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More Studies by Columbia Cancer Researchers Are Retracted

Scientists in a prominent cancer lab at Columbia University have now had four studies retracted and a stern note added to a fifth accusing it of “severe abuse of the scientific publishing system,” the latest fallout from research misconduct allegations recently leveled against several leading cancer scientists.

A scientific sleuth in Britain last year uncovered discrepancies in data published by the Columbia lab, including the reuse of photos and other images across different papers. The New York Times reported last month that a medical journal in 2022 had quietly taken down a stomach cancer study by the researchers after an internal inquiry by the journal found ethics violations.

Despite that study’s removal, the researchers — Dr. Sam Yoon, chief of a cancer surgery division at Columbia University’s medical center, and Changhwan Yoon, a more junior biologist there — continued publishing studies with suspicious data. Since 2008, the two scientists have collaborated with other researchers on 26 articles that the sleuth, Sholto David, publicly flagged for misrepresenting experiments’ results.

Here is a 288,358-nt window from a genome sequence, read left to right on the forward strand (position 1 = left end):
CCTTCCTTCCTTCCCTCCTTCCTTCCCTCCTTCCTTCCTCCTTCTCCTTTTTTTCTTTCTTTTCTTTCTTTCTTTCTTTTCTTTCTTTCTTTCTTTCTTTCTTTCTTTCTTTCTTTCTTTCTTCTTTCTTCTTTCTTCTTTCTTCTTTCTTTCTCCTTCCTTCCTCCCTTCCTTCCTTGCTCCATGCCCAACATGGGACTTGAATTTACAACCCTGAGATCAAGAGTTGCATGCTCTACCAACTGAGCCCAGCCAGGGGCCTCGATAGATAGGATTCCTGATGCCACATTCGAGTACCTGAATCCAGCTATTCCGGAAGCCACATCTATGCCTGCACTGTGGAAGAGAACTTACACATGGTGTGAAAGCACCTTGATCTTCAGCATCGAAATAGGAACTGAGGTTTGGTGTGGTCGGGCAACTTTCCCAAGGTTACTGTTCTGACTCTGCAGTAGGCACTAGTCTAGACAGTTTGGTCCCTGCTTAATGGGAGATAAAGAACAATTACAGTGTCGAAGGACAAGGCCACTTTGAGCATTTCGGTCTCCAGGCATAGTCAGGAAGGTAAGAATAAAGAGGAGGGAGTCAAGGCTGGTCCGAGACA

One of those articles was retracted last month after The Times asked publishers about the allegations. In recent weeks, medical journals have retracted three additional studies, which described new strategies for treating cancers of the stomach, head and neck. Other labs had cited the articles in roughly 90 papers.

A major scientific publisher also appended a blunt note to the article that it had originally taken down without explanation in 2022. “This reuse (and in part, misrepresentation) of data without appropriate attribution represents a severe abuse of the scientific publishing system,” it said.

Still, those measures addressed only a small fraction of the lab’s suspect papers. Experts said the episode illustrated not only the extent of unreliable research by top labs, but also the tendency of scientific publishers to respond slowly, if at all, to significant problems once they are detected. As a result, other labs keep relying on questionable work as they pour federal research money into studies, allowing errors to accumulate in the scientific record.

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